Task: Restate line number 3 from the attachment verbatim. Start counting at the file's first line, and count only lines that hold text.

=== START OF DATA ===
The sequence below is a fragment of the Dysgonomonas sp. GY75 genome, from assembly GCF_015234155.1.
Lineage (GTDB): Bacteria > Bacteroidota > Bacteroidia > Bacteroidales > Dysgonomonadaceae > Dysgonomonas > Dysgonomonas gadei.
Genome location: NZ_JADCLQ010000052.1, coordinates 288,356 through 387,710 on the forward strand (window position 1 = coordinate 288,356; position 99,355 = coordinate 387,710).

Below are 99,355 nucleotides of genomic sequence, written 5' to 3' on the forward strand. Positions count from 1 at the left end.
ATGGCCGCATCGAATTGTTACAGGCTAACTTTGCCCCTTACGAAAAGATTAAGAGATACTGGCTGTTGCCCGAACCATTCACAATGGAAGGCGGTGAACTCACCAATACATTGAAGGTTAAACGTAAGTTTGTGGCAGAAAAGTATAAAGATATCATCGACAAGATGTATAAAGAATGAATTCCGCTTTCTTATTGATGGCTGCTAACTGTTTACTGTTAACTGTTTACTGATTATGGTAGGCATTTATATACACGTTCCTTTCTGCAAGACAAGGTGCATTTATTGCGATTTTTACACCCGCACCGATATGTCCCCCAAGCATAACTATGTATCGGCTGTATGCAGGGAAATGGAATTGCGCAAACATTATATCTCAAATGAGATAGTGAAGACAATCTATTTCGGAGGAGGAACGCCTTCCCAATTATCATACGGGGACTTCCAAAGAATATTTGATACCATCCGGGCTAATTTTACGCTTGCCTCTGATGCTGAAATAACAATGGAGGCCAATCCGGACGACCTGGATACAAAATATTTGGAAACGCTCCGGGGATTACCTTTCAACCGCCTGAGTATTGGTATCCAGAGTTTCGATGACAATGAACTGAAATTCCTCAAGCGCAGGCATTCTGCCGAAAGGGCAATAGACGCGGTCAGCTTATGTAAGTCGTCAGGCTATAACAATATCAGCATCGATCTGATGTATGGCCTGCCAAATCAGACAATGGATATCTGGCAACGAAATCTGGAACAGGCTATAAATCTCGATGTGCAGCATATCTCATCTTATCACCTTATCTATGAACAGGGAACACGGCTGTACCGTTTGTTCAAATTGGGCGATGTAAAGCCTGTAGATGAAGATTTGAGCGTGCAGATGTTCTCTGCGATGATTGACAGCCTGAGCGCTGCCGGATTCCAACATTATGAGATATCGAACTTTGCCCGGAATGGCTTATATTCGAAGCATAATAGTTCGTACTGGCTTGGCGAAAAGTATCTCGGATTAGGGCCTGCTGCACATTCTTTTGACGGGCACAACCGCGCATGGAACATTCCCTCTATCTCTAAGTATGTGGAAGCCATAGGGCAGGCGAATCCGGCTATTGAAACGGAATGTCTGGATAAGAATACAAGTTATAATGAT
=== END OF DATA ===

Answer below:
Genome location: NZ_JADCLQ010000052.1, coordinates 288,356 through 387,710 on the forward strand (window position 1 = coordinate 288,356; position 99,355 = coordinate 387,710).